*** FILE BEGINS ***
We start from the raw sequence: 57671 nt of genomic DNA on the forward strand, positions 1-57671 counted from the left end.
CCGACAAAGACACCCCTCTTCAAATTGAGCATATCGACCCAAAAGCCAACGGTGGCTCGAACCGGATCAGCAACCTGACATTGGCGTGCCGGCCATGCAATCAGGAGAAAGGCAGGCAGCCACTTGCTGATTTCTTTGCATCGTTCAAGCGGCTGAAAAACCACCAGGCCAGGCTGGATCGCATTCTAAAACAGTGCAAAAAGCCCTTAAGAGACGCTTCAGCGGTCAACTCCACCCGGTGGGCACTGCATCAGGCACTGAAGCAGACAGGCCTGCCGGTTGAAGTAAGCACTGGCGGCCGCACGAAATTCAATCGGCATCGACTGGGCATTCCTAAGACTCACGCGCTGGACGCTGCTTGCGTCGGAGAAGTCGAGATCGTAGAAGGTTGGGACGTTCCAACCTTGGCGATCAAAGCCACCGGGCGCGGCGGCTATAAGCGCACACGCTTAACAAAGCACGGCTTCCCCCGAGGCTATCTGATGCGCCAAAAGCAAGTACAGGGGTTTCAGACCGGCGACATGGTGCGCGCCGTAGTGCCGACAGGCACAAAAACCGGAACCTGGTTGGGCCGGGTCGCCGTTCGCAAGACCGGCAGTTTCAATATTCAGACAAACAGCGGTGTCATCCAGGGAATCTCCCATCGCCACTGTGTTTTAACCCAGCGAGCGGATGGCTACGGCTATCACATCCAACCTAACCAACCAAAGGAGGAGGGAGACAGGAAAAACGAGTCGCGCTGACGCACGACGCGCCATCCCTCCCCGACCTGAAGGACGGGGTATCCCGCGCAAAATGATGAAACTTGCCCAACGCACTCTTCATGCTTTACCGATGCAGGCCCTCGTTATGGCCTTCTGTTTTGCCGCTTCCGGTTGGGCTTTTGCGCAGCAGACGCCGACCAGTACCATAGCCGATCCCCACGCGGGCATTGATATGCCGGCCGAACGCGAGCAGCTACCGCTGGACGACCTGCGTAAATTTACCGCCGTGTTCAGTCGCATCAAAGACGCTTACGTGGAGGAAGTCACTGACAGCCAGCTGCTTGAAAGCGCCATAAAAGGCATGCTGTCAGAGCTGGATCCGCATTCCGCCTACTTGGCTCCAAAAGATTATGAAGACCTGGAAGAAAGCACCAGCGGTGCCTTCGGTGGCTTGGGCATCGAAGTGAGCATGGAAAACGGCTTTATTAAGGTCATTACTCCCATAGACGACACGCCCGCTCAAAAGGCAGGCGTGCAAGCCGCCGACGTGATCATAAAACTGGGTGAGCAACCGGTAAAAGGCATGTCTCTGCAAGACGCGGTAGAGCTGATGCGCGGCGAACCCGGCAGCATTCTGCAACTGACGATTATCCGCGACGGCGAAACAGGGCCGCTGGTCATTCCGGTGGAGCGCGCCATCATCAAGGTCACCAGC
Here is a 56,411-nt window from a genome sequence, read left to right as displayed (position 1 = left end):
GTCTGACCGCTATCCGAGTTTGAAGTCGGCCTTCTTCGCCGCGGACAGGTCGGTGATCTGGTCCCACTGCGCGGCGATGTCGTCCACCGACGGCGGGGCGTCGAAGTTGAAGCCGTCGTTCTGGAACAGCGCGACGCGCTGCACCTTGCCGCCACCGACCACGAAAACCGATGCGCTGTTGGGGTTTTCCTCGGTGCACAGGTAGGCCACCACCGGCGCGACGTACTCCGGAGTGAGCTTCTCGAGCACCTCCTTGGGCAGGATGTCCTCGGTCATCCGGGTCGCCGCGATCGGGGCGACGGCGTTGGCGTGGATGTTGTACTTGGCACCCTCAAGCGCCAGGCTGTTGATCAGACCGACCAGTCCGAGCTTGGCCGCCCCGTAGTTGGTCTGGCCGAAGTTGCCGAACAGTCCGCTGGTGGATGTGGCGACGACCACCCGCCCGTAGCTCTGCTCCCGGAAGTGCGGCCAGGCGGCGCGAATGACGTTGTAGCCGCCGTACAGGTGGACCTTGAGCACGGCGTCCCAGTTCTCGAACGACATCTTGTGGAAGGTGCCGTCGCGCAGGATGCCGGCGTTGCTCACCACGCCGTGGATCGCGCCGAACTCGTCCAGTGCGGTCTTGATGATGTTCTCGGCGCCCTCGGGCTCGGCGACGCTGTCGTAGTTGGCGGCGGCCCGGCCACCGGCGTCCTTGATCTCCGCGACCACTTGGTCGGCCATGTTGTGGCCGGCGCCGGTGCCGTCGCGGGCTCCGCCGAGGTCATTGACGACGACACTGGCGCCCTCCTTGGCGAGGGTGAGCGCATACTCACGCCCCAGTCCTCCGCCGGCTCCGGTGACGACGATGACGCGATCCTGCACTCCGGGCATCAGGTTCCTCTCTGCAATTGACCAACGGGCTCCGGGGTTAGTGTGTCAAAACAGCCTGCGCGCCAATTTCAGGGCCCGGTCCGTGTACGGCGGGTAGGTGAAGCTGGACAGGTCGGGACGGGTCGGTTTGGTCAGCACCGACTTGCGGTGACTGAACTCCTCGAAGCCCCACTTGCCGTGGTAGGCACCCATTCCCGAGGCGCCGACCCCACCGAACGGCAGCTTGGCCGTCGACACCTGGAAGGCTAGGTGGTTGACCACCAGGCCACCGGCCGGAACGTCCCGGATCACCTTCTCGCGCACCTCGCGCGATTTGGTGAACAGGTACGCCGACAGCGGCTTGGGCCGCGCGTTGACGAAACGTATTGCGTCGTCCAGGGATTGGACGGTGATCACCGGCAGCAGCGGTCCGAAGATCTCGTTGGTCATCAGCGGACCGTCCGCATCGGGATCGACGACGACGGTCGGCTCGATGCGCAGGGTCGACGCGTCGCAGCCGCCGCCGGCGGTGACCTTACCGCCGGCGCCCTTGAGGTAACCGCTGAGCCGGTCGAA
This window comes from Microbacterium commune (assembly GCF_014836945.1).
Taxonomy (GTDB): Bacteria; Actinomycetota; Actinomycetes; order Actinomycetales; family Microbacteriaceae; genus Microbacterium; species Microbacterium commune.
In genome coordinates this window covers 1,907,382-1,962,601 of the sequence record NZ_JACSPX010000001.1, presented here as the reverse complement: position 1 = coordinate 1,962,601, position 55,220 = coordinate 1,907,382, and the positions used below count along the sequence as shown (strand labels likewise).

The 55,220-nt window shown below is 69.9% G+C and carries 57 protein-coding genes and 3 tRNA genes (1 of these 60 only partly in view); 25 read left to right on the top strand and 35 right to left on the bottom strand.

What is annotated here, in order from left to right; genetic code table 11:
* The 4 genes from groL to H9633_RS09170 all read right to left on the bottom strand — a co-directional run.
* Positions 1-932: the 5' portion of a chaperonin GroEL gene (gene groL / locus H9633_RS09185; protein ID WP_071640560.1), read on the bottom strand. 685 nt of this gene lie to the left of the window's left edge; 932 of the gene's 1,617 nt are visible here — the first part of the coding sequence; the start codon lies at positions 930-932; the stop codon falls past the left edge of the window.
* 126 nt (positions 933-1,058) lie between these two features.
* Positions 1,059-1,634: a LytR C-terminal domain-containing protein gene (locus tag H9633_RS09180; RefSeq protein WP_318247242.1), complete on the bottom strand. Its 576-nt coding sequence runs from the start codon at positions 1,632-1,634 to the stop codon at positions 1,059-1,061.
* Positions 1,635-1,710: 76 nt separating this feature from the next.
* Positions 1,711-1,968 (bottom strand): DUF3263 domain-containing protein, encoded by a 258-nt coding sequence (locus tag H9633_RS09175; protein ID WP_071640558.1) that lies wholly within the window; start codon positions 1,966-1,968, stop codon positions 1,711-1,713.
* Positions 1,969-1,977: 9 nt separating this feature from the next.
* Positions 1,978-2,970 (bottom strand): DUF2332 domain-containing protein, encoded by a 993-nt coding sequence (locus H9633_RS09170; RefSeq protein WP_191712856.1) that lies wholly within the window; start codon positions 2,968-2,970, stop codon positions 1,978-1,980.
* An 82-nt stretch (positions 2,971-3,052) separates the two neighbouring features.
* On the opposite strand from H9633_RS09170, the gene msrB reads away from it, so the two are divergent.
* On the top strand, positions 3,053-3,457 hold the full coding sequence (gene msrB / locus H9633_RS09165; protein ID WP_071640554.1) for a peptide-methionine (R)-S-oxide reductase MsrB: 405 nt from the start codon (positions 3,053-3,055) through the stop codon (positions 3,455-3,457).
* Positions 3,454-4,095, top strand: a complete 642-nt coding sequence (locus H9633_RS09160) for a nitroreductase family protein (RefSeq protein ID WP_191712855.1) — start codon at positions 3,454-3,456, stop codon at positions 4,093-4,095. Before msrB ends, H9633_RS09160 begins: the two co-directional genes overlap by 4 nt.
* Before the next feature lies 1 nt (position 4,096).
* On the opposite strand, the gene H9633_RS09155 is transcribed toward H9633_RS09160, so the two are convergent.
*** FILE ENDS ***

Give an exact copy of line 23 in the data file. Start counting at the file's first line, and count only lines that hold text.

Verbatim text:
* On the opposite strand, the gene H9633_RS09155 is transcribed toward H9633_RS09160, so the two are convergent.